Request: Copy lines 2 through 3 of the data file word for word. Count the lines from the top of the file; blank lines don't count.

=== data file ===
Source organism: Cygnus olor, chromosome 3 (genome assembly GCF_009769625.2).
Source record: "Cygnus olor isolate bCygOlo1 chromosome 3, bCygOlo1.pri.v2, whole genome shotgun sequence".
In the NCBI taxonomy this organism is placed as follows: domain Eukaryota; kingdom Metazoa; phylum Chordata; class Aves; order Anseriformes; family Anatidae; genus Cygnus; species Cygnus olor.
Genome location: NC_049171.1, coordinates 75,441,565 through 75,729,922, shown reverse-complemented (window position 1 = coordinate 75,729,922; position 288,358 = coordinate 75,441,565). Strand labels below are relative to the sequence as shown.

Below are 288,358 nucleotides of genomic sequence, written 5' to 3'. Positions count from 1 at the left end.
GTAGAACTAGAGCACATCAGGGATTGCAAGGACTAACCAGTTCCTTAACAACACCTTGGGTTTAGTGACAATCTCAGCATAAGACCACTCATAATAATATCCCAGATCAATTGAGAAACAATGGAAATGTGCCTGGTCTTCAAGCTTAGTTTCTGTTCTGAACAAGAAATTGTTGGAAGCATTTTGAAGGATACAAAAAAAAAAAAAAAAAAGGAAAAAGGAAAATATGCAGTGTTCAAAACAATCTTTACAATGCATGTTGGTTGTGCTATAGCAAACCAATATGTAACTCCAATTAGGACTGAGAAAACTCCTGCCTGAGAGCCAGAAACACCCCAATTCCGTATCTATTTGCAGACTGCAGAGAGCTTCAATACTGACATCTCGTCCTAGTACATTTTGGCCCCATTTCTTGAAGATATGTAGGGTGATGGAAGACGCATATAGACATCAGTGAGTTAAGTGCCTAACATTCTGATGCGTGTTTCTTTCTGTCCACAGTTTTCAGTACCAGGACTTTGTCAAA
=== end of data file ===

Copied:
Source record: "Cygnus olor isolate bCygOlo1 chromosome 3, bCygOlo1.pri.v2, whole genome shotgun sequence".
In the NCBI taxonomy this organism is placed as follows: domain Eukaryota; kingdom Metazoa; phylum Chordata; class Aves; order Anseriformes; family Anatidae; genus Cygnus; species Cygnus olor.